Geneva, 17 June: US President Joe Biden and his Russia counterpart Vladimir Putin have agreed to hold talks on arms control and to return their respective ambassadors to their posts, after a summit in Geneva that highlighted their deep discord on human rights, cyberattacks, election interference, and Ukraine.
It was the first meeting between the two leaders since Biden took office in January, and lasted for more than three hours.
Both presidents used careful pleasantries to describe their face-to-face discussions at the lakeside Swiss villa, with Biden calling them “positive” and Putin describing them as “constructive” and without hostility.
At a solo press conference following the summit, Biden stressed that he did not make threats during the meeting, and said he outlined US interests, including cybersecurity, and made clear to Putin that Washington would respond if Russia infringed on those concerns.
“I looked at him and said: ‘How would you feel if ransomware took on the pipelines from your oil fields?’ He said: ‘It would matter,’” Biden told reporters.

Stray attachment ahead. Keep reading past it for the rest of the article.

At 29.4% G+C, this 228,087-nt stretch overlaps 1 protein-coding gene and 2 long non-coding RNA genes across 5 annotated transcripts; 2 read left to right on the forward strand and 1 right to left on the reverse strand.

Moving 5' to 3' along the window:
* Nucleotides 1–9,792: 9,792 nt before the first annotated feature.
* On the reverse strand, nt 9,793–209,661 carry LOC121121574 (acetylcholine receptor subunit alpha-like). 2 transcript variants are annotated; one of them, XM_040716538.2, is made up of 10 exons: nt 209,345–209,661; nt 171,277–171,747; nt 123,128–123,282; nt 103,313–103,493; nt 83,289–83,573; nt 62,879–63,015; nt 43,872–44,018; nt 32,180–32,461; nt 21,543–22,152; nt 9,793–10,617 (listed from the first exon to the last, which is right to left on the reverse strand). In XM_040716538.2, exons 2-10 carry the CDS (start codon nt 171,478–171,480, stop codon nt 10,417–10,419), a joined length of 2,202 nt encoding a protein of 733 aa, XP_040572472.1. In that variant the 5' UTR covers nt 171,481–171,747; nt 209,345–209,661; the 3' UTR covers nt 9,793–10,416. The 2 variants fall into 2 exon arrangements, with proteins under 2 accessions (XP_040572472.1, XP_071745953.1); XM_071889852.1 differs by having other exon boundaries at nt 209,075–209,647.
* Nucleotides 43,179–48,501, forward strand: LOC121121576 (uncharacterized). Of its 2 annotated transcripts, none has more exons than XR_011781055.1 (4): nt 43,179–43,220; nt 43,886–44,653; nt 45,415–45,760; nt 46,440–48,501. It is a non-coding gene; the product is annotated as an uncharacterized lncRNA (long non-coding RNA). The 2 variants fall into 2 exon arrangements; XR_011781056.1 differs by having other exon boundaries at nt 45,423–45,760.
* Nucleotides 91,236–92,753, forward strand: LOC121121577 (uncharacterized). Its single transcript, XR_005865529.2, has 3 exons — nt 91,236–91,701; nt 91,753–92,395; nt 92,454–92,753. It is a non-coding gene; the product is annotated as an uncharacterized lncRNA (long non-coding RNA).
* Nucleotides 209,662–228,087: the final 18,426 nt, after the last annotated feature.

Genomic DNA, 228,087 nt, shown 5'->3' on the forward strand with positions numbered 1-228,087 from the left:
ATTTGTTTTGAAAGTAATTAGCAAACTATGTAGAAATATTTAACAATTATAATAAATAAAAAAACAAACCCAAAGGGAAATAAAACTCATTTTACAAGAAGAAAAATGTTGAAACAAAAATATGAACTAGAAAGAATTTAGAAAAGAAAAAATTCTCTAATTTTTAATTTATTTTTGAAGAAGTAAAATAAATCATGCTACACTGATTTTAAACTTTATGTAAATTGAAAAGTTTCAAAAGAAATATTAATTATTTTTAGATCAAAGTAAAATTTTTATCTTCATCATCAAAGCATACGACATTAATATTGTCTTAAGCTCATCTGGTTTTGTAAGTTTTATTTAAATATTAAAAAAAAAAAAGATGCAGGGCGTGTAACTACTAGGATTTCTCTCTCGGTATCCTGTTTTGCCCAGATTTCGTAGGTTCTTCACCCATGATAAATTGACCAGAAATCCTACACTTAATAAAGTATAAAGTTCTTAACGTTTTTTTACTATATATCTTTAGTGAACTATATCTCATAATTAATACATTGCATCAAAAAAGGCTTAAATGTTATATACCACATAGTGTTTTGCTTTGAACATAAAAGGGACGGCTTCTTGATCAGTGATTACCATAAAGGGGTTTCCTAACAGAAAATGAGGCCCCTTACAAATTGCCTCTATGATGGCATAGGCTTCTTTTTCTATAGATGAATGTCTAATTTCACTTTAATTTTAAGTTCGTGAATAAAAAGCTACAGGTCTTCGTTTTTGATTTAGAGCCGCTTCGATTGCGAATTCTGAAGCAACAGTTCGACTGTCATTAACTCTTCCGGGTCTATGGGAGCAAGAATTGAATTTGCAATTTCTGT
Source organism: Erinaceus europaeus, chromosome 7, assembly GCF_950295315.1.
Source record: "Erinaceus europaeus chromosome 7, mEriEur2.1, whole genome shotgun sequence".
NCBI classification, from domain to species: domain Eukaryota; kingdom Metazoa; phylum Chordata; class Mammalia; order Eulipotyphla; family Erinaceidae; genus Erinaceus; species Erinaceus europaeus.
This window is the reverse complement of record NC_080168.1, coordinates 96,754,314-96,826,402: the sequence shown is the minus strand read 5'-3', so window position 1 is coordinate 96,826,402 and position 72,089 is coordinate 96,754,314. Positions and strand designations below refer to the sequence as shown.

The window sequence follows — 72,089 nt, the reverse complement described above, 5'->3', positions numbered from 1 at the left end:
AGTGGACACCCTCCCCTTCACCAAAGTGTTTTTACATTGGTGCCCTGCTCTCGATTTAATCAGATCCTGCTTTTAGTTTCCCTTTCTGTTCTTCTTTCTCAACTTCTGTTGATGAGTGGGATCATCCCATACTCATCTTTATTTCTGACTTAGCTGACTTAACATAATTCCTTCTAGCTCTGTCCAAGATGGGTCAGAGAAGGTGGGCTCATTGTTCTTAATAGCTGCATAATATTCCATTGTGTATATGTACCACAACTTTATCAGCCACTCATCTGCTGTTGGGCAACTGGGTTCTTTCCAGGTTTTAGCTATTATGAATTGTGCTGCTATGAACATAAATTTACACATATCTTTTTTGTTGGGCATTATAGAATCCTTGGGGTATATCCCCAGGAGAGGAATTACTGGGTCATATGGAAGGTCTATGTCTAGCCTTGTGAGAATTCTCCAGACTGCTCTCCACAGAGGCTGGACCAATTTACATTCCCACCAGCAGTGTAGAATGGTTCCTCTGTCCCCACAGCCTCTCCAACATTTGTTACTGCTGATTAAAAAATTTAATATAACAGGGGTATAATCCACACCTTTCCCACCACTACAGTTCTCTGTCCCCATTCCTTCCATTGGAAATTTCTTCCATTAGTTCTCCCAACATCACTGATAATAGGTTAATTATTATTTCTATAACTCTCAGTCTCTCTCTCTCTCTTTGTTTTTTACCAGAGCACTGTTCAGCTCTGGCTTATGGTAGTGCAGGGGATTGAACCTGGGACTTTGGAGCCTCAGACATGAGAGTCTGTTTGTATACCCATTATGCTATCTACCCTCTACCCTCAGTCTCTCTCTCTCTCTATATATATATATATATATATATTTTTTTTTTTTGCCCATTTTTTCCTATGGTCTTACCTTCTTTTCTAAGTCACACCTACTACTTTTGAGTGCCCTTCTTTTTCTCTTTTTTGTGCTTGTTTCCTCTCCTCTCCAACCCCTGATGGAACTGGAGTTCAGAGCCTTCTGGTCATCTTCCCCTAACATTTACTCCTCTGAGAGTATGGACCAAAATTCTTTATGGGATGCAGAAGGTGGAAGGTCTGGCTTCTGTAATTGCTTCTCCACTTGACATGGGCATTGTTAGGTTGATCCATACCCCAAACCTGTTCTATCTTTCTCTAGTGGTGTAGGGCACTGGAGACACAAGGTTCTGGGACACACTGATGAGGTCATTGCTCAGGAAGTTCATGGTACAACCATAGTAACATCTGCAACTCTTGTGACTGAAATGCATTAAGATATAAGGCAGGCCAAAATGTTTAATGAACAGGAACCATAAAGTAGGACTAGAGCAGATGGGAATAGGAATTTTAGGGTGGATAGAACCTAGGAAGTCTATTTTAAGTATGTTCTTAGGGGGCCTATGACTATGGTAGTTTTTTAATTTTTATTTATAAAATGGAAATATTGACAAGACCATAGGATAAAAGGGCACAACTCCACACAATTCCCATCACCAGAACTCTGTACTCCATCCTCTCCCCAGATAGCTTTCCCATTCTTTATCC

The query referred to a cyberattack that closed the Colonial Pipeline Co system for several days in May, preventing millions of barrels of gasoline, diesel and jet fuel from flowing to the US’s East Coast from the Gulf Coast.
“I pointed out to him that we have significant cyber capability. And he knows it,” Biden added.
The two sides reached an important agreement to return their chief diplomats to Moscow and Washington after they were brought home as the relationship deteriorated in recent months. Russia recalled its envoy after Biden said in March that he thought Putin was a “killer”. The United States recalled its ambassador soon after.
Putin said that he had been satisfied by Biden’s explanation of the remark.
But there was no hiding their differences on issues such as human rights, where Biden said the consequences for Russia would be “devastating” if jailed Kremlin critic Alexei Navalny died.
Speaking to reporters before Biden, Putin dismissed US concerns about Navalny, Russia’s increased military presence near Ukraine’s eastern border and US suggestions that Russians were responsible for the cyberattacks on the United States.
He also suggested Washington was in no position to lecture Moscow on rights, batting away question about his crackdown on political rivals by saying he was trying to avoid the “disorder” of a popular movement, such as Black Lives Matter.